• The only mistake you can make is doing nothing. Otherwise, try something. Your first job won’t be your last job, so don’t worry that you can make a mistake in your decision — it’s not forever.
  • Most people are offered jobs through a personal connection. Explore Wheaton in Network. Learn how to use LinkedIn. Take advantage of the wisdom of the 40,000 Wheaton alumni who have traveled this road before you.

Five unique tips for resumes:

  • Focus on results
  • Tailor your content and format for the employer
  • Pay attention to details
  • Use strong, descriptive action verbs
  • One page only

Five unique tips for interviews

    • It’s not about you; it’s about the organization and what you can do for them.
    • The more you know about the company and the position, and use that information; the more likely you will be successful
    • How you look and deliver information is as important as what you say.
    • It takes STAR (Situation, Task or Action and Result) to be a star interviewer.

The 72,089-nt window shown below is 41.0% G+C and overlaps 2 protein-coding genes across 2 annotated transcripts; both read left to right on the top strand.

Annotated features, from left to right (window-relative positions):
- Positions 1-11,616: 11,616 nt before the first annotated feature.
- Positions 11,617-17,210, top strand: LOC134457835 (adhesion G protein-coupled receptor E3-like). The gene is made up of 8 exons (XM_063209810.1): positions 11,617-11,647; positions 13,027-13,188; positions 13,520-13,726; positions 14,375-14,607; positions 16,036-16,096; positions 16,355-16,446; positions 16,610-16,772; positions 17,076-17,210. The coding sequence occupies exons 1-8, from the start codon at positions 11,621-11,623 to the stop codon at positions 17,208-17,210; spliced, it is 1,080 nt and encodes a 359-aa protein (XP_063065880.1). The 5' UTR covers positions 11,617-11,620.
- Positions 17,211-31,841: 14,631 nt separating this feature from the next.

• Thank interviewers within 24 hours or as soon as possible.

Is there anything else we missed that you would like to add, or any additional words you’d like to give to students who are on the fence about whether or not to visit? Wheaton students, the Center for Vocation and Career is here to help give you a clear understanding of what it means to claim God’s calling in your life, and to empower you with the tools and worldwide connections you need to maximize your Kingdom impact after Wheaton.

Photo Credit: Zac Lee
Photo Credit: Zac Lee

Photo Credit: Zac Lee
Photo Credit: Zac Lee

Photo Credit: Zac Lee
Photo Credit: Zac Lee

Photo Credit: Zac Lee
Photo Credit: Zac Lee

Photo Credit: Zac Lee
Photo Credit: Zac Lee

Photo Credit: Zac Lee
Photo Credit: Zac Lee

Photo Credit: Zac Lee
Photo Credit: Zac Lee